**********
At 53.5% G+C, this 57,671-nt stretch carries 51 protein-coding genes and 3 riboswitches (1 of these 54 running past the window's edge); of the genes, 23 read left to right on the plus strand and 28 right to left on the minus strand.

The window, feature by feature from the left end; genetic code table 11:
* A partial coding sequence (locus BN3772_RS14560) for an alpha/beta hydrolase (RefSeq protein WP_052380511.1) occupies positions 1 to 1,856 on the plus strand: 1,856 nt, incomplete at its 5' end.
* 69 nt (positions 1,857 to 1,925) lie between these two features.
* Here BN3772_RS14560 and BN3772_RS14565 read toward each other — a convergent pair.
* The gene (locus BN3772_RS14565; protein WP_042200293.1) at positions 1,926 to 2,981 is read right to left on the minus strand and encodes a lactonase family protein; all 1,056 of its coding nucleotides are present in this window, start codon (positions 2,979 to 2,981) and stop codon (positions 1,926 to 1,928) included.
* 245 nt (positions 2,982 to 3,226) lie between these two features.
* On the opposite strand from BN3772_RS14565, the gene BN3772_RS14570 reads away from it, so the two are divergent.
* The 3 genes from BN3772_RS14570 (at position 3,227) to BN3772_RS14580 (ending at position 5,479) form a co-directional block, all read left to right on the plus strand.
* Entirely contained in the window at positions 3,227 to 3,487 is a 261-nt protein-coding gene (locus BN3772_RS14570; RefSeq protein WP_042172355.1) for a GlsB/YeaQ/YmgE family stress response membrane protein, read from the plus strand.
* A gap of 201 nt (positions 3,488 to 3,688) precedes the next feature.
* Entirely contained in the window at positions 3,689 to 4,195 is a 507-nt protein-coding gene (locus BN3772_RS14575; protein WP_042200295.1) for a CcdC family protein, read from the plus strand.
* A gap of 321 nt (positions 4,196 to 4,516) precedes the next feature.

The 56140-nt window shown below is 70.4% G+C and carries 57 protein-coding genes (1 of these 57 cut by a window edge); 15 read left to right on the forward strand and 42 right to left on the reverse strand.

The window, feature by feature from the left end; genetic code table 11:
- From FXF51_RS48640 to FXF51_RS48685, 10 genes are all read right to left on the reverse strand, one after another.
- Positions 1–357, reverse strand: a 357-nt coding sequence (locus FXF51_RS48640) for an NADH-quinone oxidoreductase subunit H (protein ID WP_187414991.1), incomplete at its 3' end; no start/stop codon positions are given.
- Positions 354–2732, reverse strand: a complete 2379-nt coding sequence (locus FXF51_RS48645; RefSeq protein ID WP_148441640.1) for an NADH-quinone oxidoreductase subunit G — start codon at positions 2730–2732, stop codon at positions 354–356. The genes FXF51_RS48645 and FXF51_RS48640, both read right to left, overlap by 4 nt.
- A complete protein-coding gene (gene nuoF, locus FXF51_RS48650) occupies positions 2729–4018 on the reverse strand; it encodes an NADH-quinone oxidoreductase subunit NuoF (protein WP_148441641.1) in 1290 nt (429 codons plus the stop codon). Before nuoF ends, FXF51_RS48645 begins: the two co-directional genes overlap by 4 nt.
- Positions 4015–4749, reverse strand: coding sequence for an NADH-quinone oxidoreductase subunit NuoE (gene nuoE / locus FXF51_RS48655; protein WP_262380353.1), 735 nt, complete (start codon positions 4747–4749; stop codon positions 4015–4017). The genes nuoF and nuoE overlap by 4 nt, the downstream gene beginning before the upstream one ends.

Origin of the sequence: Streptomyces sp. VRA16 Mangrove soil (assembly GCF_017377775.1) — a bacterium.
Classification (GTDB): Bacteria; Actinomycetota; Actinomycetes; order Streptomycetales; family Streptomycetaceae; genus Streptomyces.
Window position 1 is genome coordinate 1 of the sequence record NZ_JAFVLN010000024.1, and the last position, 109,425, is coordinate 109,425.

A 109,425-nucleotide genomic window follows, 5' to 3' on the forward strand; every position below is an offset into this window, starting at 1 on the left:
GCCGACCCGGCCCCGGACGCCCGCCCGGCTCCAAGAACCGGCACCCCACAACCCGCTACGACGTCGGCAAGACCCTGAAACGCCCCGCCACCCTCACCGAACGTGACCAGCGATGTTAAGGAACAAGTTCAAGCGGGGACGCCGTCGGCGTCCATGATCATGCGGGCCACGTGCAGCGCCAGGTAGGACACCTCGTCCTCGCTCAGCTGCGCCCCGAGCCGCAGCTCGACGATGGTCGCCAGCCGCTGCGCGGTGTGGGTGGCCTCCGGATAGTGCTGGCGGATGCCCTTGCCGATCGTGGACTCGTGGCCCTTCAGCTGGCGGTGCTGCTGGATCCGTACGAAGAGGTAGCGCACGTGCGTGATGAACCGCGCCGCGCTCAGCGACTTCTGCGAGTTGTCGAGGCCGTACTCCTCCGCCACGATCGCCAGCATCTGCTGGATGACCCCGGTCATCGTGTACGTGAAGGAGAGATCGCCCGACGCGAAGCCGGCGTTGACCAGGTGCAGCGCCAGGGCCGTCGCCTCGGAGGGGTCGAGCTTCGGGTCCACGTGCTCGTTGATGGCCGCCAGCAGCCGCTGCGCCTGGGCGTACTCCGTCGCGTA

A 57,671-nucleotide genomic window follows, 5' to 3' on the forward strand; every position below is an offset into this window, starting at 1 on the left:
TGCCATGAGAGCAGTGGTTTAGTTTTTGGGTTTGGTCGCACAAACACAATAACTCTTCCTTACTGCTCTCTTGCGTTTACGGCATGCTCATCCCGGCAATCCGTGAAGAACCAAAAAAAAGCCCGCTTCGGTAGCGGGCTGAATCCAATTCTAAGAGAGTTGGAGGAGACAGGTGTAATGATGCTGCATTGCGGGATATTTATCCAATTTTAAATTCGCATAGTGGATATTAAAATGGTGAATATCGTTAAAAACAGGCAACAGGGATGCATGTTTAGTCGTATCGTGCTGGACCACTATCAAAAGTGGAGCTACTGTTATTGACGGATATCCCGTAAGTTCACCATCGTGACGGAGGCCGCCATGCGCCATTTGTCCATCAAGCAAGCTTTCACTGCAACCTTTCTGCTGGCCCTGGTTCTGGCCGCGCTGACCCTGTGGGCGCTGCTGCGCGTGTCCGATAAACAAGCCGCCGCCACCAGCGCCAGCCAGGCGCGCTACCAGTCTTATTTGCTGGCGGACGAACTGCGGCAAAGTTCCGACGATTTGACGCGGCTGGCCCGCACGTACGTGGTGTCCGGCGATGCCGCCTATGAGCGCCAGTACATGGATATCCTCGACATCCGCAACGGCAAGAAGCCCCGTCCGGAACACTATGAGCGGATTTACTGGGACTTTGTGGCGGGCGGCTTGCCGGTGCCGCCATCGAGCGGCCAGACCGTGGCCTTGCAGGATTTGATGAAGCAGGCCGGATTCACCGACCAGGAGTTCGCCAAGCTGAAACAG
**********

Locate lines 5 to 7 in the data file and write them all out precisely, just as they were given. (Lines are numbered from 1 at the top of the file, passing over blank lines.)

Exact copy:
* Here BN3772_RS14560 and BN3772_RS14565 read toward each other — a convergent pair.
* The gene (locus BN3772_RS14565; protein WP_042200293.1) at positions 1,926 to 2,981 is read right to left on the minus strand and encodes a lactonase family protein; all 1,056 of its coding nucleotides are present in this window, start codon (positions 2,979 to 2,981) and stop codon (positions 1,926 to 1,928) included.
* 245 nt (positions 2,982 to 3,226) lie between these two features.